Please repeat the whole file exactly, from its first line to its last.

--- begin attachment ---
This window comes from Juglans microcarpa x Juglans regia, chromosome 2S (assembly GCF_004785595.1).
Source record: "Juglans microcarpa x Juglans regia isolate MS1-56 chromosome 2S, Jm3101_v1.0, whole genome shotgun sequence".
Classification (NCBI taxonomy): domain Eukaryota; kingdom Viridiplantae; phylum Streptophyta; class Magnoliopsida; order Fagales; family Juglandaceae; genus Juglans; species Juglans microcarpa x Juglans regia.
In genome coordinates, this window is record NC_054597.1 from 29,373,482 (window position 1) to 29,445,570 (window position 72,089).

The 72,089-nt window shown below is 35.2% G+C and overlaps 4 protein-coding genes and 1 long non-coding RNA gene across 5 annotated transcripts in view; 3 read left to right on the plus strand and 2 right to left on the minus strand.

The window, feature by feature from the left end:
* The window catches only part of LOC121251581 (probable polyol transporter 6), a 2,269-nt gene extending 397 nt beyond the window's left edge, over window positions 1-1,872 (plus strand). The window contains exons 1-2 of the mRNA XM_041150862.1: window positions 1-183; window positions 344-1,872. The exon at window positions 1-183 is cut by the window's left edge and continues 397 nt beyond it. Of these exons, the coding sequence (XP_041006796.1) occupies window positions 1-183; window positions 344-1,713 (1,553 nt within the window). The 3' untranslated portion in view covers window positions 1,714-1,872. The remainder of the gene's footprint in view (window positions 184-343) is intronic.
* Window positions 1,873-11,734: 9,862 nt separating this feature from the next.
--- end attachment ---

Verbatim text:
This window comes from Juglans microcarpa x Juglans regia, chromosome 2S (assembly GCF_004785595.1).
Source record: "Juglans microcarpa x Juglans regia isolate MS1-56 chromosome 2S, Jm3101_v1.0, whole genome shotgun sequence".
Classification (NCBI taxonomy): domain Eukaryota; kingdom Viridiplantae; phylum Streptophyta; class Magnoliopsida; order Fagales; family Juglandaceae; genus Juglans; species Juglans microcarpa x Juglans regia.
In genome coordinates, this window is record NC_054597.1 from 29,373,482 (window position 1) to 29,445,570 (window position 72,089).

The 72,089-nt window shown below is 35.2% G+C and overlaps 4 protein-coding genes and 1 long non-coding RNA gene across 5 annotated transcripts in view; 3 read left to right on the plus strand and 2 right to left on the minus strand.

The window, feature by feature from the left end:
* The window catches only part of LOC121251581 (probable polyol transporter 6), a 2,269-nt gene extending 397 nt beyond the window's left edge, over window positions 1-1,872 (plus strand). The window contains exons 1-2 of the mRNA XM_041150862.1: window positions 1-183; window positions 344-1,872. The exon at window positions 1-183 is cut by the window's left edge and continues 397 nt beyond it. Of these exons, the coding sequence (XP_041006796.1) occupies window positions 1-183; window positions 344-1,713 (1,553 nt within the window). The 3' untranslated portion in view covers window positions 1,714-1,872. The remainder of the gene's footprint in view (window positions 184-343) is intronic.
* Window positions 1,873-11,734: 9,862 nt separating this feature from the next.